Soul Work


Soul Work

It's Not Our Job to Change the World—or is It?

By Kenneth V. Hardy

September/October 2001


As I maneuvered my nearly-new Yamaha 440 through the oil-slicked, potholed city streets, I had only one thing on my mind: watching the Lakers hammer the Sixers. On that early November evening in 1982, I was on my way to my parents' home to watch the game, and I was--still am--the kind of basketball fan who has to be there for tip-off. In my haste, I glided my motorcycle to an incomplete stop at a corner, revved up again, then noticed, with a sinking heart, an ominous flash of red in my rearview mirror.

"License!" barked the ruddy-faced policeman who had motioned me over. I produced it quickly; I knew I had rushed through that stop. Just give me a ticket, I thought impatiently, so I can make tip-off. As the cop studied my license, I covertly looked him over. He was a stockily built, sandy-haired guy in his late thirties, with a kind of alert, coiled quality about him. "Says here you're supposed to be wearing glasses," he stated in an accusatory fashion, cocking his head as though to get a better look at me. "I don't see 'em."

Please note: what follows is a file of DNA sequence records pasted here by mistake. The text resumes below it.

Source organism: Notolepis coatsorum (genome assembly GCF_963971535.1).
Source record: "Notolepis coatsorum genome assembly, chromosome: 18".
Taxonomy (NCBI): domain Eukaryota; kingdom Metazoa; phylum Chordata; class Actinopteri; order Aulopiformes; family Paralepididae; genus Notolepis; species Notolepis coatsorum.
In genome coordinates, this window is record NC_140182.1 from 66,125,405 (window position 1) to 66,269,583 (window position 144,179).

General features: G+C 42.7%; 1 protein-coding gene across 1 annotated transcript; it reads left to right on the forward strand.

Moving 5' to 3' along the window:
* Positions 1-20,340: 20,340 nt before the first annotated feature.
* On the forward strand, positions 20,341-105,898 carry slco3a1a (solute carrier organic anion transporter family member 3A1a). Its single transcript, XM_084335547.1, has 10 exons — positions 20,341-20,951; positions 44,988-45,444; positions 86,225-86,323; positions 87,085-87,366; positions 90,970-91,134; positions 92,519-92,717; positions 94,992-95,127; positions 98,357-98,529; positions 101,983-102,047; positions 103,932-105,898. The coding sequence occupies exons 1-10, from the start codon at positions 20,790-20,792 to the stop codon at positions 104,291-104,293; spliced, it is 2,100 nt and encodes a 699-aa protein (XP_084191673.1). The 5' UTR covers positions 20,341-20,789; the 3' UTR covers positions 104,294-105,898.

"I'm wearing contacts, sir," I replied. "Yeah?" he countered disbelievingly, shining his flashlight within a few inches of my eye. "You're going to have to pop one out and show me." I took a deep breath. "That would be difficult, sir," I said, "because my hands are filthy right now. If I were to take it out now, I…

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